Managing IT people is different
Management is the art of getting the best from your team, without getting in the way of allowing them to use their skills to produce the best results.
This is especially true if you are managing IT people.
Before I became a manager, I used to be a Techie.
I trained in the esoterics of software development until I could dash off the most perfect software code imaginable. My applications were works of art and in great demand. If you wanted your mini computer to go faster, I was your man (well, woman). I could even take a computer apart, explain what all the different bits did, then put it all back together and run a software demonstration. On the same computer. In front of a live audience.
It wasn’t until I became a manager, and became responsible for managing IT people, that I realised what a strange and unique bunch of people techies were.Techies are very smart, and managing them is sometimes like managing cats!
Here are some tips:
Techies are motivated by doing interesting work
They will put up with low pay, terrible working conditions and long hours provided they are working on something really interesting and technically challenging.They also thrive on solving problems. If their work isn’t interesting, they may well create complexityand problems just to make it so.
Giving them some time to ‘play’ will often get you round getting them to do some of the more boring stuff without creating problems. They won’t mind putting in extra time for this, but keep them away from anything critical!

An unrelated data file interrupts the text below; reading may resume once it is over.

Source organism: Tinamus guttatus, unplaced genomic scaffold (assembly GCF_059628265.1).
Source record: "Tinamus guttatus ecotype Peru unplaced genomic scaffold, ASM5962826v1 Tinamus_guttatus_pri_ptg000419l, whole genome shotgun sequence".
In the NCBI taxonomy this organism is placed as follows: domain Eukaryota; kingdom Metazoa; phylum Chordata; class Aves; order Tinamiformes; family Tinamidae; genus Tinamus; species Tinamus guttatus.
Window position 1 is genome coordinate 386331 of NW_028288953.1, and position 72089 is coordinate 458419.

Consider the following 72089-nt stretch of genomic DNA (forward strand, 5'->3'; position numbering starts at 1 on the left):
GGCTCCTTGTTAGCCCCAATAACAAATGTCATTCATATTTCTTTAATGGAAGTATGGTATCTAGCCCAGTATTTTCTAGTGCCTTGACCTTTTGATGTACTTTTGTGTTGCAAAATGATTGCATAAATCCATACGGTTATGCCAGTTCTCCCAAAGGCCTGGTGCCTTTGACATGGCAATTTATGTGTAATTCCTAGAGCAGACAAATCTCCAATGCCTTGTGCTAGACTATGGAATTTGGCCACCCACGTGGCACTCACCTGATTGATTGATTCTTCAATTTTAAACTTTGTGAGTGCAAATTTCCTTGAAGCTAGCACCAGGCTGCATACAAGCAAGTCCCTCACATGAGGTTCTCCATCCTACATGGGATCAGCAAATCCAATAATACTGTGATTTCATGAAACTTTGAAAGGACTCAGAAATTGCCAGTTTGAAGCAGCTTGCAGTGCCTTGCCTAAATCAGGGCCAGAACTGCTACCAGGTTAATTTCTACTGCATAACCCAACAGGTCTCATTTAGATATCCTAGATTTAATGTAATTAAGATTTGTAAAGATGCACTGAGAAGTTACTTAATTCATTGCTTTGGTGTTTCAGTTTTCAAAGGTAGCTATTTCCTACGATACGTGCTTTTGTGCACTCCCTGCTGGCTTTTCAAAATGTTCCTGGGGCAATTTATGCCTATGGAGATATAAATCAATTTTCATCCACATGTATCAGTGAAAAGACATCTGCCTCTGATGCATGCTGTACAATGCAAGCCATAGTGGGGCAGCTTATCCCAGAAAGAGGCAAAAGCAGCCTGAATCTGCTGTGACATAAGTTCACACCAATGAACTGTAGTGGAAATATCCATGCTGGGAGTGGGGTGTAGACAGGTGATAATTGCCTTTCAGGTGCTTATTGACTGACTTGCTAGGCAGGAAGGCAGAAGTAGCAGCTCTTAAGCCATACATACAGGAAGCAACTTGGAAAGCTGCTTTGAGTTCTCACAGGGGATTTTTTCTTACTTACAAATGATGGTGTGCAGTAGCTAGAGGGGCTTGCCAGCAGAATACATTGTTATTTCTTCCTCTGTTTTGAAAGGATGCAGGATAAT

Techies like to be managed by someone they respect
Don’t we all! I hear you say. But to a techie, the people they respect most are fellow techies. That doesn’t mean you have to know everything they know, which would be impossible. But you do need to talk the talk and understand the technology they are working with.
They are smart, so will spot a fraud a mile away, but they also love to share their knowledge, so being interested in what they do is crucial.
Techies are usually detail focussed
They need this to be effective at their jobs. But this also means they can struggle with seeing the bigger picture and the business context of what they do. It isn’t that they don’t care, it is just that they are more concerned with making everthing little technical thing right. They often don’t understand why everyone else doesn’t see thing this way too.
Your job as a manager is to bridge this gap, although at times this may seem like a chasm!
Techies communicate differently
It isn’t just that they use a lot of technical jargon. Jagon is their way of shortcircuiting communications between techies. Techies use language to exchange, often precise, information, rather than ideas or feelings. For example a manager may ask for a completion date. They mean an approximate target, while the techie may hear this as a request for an absolute deadline.
By refining your language and being explicit, you can get a better response.
For more help and ideas:
- Management Review
- Management Mentor workshop
- Ozonegames workshop
- Practically Perfect Presentations workshop
- I manage it better programme
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